Russia: 100 Years Later
Dr. Richard Robbins, UNM & Dr. Marina Oborotova, CFIS/AIA
May 5, 2017
The Russian Revolution, begun one hundred years ago, cast a long shadow across the twentieth century. Although the attempt to “build communism” ended in failure, the impacts of this “Great Experiment” are felt today and will continue to influence events in the years to come. Why did the Revolution occur? What were the hopes and dreams of the people who made it? Why did it unfold the way it did, leading to tyranny and terror? What is the Revolution’s legacy for the world? Can Russia ever emerge from under the rubble of the Soviet regime? And what of the future? Will Vladimir Putin make Russia great again? These are some of the questions that Richard Robbins and Marina Oborotova will ask and attempt to answer in their joint presentation.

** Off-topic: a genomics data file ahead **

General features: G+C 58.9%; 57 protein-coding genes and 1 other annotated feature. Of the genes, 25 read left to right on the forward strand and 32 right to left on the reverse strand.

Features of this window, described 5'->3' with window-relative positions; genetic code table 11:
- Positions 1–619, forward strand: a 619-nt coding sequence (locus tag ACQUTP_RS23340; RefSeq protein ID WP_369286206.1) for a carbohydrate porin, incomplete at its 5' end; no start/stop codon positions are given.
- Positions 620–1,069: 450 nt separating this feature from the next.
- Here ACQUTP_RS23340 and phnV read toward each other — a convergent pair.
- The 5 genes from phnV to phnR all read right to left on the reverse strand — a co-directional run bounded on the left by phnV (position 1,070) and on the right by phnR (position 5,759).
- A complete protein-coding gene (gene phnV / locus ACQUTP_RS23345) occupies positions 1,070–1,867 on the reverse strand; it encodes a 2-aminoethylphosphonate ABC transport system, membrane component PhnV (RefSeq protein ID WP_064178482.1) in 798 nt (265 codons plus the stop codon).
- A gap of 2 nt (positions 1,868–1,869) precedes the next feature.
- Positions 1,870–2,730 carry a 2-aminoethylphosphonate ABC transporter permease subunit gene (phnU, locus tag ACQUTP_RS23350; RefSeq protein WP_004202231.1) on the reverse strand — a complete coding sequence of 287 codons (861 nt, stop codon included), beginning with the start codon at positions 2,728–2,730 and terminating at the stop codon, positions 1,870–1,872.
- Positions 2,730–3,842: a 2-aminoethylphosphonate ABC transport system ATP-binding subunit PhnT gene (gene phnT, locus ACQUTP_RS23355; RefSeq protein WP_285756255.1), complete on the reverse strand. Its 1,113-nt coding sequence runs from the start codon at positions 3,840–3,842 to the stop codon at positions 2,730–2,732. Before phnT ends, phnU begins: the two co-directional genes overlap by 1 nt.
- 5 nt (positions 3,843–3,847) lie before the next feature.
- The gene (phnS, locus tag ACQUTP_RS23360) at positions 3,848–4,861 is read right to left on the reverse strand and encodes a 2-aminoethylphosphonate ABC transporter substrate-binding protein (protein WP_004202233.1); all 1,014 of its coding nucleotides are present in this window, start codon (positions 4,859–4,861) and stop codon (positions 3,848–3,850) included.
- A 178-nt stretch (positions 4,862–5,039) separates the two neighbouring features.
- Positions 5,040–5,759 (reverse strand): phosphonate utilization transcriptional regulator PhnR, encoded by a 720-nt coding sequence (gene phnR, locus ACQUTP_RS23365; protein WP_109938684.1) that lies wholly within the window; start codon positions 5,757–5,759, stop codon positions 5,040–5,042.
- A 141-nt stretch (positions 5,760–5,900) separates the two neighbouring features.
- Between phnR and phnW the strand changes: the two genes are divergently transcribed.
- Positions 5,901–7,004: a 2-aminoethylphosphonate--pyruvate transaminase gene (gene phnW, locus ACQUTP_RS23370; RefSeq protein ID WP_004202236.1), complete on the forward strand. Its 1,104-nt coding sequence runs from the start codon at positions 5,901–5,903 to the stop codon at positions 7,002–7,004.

Dr. Richard Robbins is a historian of late 19th and early 20th century Russia. He is a graduate of Williams College and Columbia University (Ph.D.) and the author of Famine in Russia, 1891-1892: The Imperial Government Responds to a Crisis; The Tsar’s Viceroys: Russian Provincial Governors in the Last Years of the Empire, and the forthcoming Overtaken by the Night: A Russian’s Journey through Peace, War, Revolution and Terror. He taught Russian History at UNM Department of History from 1969 to 2007. Dr. Marina Oborotova, CFIS-AIA President, co-taught courses on Russian History and Politics.
Supported by New Mexico Humanities Council and Sandia National Labs